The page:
Hope In Depression

September 12, 2011
By Taylor Beiriger BRONZE, Hooper, Colorado
Taylor Beiriger BRONZE, Hooper, Colorado
1 article 0 photos 0 comments

Fresh food, a warm bed, a loving family, all things I woke up to everyday, but took For granted. It’s hard to remember back to those times when everything seemed so simple, now the simplest things are suddenly so difficult. What I would give for a slice of warm homemade bread, or to hear my father’s deep laugh. As I lay down to sleep on the hard, cold wood floor I pray silently to myself that tomorrow will bring hope.

One month earlier

“Clink, clink, clink” I could hear my father plucking away on his typewriter. As the smell of fresh homemade bread fills the air. My mother came into the living room and asked my sister, Annie, and I to pick up our paper dolls we were playing with and prepare for dinner. I began to clean up our toys when my father came into the room and flung me over his shoulder, we began to laugh as Annie chased us up the stairway. Together, we sat down as a family to eat dinner.

After school everyday at three I would sit and wait on the step for father to come home from work and began writing. I loved to watch him write, to see the words pour onto the paper, for his stories to begin. But my favorite part was to see them in the newspaper. My father was the best writer I knew.

After school on Wednesday Annie and I were skipping home, we had planned to jump rope while I awaited my father’s arrival from work. When I walked up the sidewalk I noticed his car was already in the driveway, he was two hours early. We walked through the front door; the tension in the room could have been sliced with a knife. My father was sitting at the table with his head in his hands; mother had tears in her eyes that she suddenly attempted to wipe away when she noticed Annie and I. We sat down before a fire in the living room in silence as my father procrastinated, not wanting to tell us the news that was about to turn our lives upside down. He explained to Annie and I that he would no longer be able to work for the newspaper because they were unable to pay him. He explained to us the predicament our economy was in. Annie and I looked at each other in confusion trying to put the pieces together of the information we were just given.

As the weeks went by, time seemed to tick slower, each morning I began to dread waking up. Father went out in search for work and everyday upon Annie and I returning from school we anticipated good news but each time it was the same story. Jobs were hard to come by. We started to eat soup for dinner every night and nothing ever went to waste. Food was getting scarce and money was getting tighter with each day that passed. One day my friend Elisabeth came over to play dolls with me. Right as we began to play I noticed her shiny bracelet that dangled off her wrist. She noticed me eyeing the gold chain and explained her father bought it for her yesterday as they were window shopping. Elisabeth’s father worked at the bank and money was never an issue for them, they lived outside of town in a two story house that I loved to go over and play in with Elisabeth.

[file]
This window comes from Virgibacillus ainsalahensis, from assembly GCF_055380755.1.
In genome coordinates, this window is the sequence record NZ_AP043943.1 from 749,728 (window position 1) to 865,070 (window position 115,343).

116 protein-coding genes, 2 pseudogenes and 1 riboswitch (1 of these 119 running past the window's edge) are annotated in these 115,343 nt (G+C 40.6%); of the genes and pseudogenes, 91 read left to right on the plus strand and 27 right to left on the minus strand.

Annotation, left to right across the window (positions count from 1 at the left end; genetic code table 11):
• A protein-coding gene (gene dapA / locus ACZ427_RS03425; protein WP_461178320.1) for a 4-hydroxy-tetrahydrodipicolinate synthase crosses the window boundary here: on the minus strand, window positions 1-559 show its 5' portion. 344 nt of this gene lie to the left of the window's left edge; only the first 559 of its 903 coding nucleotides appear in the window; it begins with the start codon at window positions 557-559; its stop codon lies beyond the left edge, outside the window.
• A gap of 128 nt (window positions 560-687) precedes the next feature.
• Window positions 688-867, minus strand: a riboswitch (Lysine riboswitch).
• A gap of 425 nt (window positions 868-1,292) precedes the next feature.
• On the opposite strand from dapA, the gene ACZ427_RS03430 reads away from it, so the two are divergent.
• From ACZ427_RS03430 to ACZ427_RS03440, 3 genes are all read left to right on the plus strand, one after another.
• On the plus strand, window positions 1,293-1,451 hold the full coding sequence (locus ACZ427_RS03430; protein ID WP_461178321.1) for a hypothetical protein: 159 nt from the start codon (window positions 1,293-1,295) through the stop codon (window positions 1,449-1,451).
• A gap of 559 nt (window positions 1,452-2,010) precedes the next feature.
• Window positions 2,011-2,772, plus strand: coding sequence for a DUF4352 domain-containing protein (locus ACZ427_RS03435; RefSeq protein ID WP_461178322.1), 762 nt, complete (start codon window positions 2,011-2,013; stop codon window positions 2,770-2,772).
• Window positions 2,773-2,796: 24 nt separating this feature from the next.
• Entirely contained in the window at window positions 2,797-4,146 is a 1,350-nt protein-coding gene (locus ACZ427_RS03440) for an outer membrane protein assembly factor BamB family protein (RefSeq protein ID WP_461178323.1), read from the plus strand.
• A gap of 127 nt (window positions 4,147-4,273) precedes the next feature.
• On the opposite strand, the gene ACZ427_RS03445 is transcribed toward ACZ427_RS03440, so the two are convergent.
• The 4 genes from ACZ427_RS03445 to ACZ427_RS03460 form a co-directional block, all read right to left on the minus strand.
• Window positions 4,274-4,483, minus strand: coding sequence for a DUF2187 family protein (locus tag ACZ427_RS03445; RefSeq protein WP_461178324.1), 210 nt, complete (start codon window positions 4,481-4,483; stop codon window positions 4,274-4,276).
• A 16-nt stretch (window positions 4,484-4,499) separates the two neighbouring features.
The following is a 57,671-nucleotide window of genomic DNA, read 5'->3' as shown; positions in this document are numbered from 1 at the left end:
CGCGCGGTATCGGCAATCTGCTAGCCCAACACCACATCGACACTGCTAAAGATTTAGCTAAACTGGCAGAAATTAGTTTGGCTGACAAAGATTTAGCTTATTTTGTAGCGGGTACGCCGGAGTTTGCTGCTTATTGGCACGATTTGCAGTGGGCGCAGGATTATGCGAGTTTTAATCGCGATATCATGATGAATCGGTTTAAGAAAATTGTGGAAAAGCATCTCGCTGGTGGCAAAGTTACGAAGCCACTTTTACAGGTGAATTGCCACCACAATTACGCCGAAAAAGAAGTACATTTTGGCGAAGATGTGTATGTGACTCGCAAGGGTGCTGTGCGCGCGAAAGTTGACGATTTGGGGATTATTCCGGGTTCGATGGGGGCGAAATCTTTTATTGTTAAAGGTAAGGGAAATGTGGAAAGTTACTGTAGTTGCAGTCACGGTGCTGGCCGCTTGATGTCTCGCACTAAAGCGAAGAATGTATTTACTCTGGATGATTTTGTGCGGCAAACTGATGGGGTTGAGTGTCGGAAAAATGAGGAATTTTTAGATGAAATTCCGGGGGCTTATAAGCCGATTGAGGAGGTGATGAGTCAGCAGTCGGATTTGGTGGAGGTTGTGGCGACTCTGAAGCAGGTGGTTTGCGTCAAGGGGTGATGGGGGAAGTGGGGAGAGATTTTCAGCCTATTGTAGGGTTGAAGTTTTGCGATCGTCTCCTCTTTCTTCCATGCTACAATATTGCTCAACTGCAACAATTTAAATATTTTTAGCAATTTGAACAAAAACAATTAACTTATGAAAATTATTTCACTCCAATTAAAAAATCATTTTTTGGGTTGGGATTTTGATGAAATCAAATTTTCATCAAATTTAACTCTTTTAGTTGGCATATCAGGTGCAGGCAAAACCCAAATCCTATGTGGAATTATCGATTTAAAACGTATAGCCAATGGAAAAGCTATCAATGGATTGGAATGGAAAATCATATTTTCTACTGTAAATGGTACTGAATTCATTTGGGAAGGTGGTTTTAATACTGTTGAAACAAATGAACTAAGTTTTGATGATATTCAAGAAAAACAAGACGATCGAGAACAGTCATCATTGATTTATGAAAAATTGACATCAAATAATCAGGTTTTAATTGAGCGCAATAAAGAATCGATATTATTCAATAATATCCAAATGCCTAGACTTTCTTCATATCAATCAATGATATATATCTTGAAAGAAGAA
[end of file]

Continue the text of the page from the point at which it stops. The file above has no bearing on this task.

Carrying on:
I woke up to Annie running into my bed with tears welling in her eyes, as she told me to look outside my window. Elisabeth’s father was pounding a sign in our front lawn and daddy was yelling at him. At first I had no idea what was going on. Downstairs mother was sitting by the kitchen window silently sobbing to herself, and at that moment I knew what this meant. For lunch that day mother said we were going into town to eat, excitement filled my eyes because dinner out on the town was always a special treat for us. As we went into town I noticed the long line right away, we soon were also standing in the line. Mother and father spoke to no one as shame covered their faces. We stood in the soup kitchen line for three hours that day and barely got enough soup to keep our stomachs from growling.

So tonight I sleep on the cold floor in Elisabeth’s room with mommy and daddy down stairs in the guest bedroom. I close my eyes and pray for a miracle, living on nothing but hope that one day life will be normal again and my family will be in our warm home together laughing.

Similar Articles


This article has 0 comments.

Parkland Book